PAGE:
|2001 Bianchi Brava Upgrade||dreier|
Dec 3, 2001 5:06 AM
I want to upgrade the Sora components on my Bianchi Brava. What do people recommend? Can I upgrade to such things as a Campagnolo derailleur etc. and so forth? What are the key components I should upgrade to make the bike better and what kind of cost should I expect? Thanks, Joyce
|re: 2001 Bianchi Brava Upgrade||Rusty Coggs|
Dec 3, 2001 6:48 AM
|Why ?? Standard question. Is it broke,wore out,not suitable for purpose?How do you mean better? Assume you have 8 speed? Most upgrades would be to 9/10 Shimano Stuff typically works best,or sometimes only with shimano stuff.Campy derailers with your Shimano shifters are a no go.|
|re: 2001 Bianchi Brava Upgrade||Trent in WA|
Dec 3, 2001 9:12 AM
|Joyce, a couple of questions:
1) What are you trying to accomplish by upgrading?
2) What's your budget?
In my experience (I have Sora on my current road bike), the Sora shifting components are quite reliable for general riding if they're set up and adjusted correctly. There are two places where you can improve your ride and / or take substantial weight off of your bike: your wheels and your crankset. A good set of wheels--say, Ultegra hubs laced to a set of Open Pro rims--will run about $200 from a supplier like Colorado Cyclist and will probably take some weight off your ride, especially if you combine that with lighter tires and tubes. The other place to lose some weight is your crankset and bottom bracket: Sora cranks are real boat anchors, and you can take a pound off your bike pretty easily by going to an Ultegra triple crank and bottom bracket. If you want to economize, you could get by by either just swapping out the steel chainrings that come with Sora for aluminum ones. Or you could go with a Campy Veloce triple and bb, which are somewhat cheaper. (The crankset and bb recommendations are applicable only if your bike came spec'd with Sora cranks, or similar cranks with steel chainrings--I'm not sure yours did).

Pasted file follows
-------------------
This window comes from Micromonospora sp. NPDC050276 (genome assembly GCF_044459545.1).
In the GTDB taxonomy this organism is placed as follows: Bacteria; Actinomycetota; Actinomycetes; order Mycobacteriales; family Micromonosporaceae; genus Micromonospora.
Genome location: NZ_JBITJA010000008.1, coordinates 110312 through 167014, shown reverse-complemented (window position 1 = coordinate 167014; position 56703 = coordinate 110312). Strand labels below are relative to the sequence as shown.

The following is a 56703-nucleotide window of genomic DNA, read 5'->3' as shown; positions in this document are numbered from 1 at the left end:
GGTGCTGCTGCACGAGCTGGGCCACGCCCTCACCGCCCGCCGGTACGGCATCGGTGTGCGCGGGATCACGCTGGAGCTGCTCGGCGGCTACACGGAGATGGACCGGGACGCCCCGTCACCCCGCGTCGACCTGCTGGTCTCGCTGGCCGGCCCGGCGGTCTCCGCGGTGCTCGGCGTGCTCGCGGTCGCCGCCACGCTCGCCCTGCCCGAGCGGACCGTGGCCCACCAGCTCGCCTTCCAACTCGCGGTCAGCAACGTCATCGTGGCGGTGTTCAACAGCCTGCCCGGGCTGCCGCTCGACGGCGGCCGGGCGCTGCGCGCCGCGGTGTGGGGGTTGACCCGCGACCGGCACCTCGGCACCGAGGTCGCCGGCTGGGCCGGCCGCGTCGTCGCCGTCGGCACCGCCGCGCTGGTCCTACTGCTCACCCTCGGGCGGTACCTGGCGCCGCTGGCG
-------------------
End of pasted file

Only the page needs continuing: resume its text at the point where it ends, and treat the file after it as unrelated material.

Hope this helps,
|re: 2001 Bianchi Brava Upgrade||dreier|
Dec 3, 2001 9:39 AM
Thanks for getting back. I am not so much concerned about lightening my bike, I do not race, but I want to upgrade to achieve a smoother shifting, riding bike that is more mechanically reliable. I was told that there were better "sets" I could put on my bike, namely a higher Shimano set or Campagnolo set, to make it run nicer. That's primarily what I am interested in, better quality, smoother running equipment with less chance for fundamental problems. With that in mind, what can you recommend and could I do something like this for less than $350. Thanks, Joyce
|Here's one approach||Trent in WA|
Dec 3, 2001 2:57 PM
1) If you're not happy with your bike's shifting performance, figure out what, exactly, you're unhappy with. With regard to shifting: Do you have a hard time shifting from smaller to larger chainrings in front? Do you frequently hear a lot of noise from the rear when you shift back there? Are shifts slow and imprecise? Are there any gear combinations that are worse than others? Depending on your answers, the fixes might run from tightening your barrel adjusters, to tweaking your chainline, to replacing a set of generic chainrings with ramped and pinned ones, to replacing the crankset. If you're having shifting problems, I really, really doubt that the problem lies with your derailleurs and shifters; in 1500+ miles on my bike this summer and fall, in dust, through rain and mud, up steep hills and on the flat, I have yet to miss a shift and have only had to tweak the barrel adjusters twice. (Of course, ask me in another 1500 miles, and you might get a different answer.)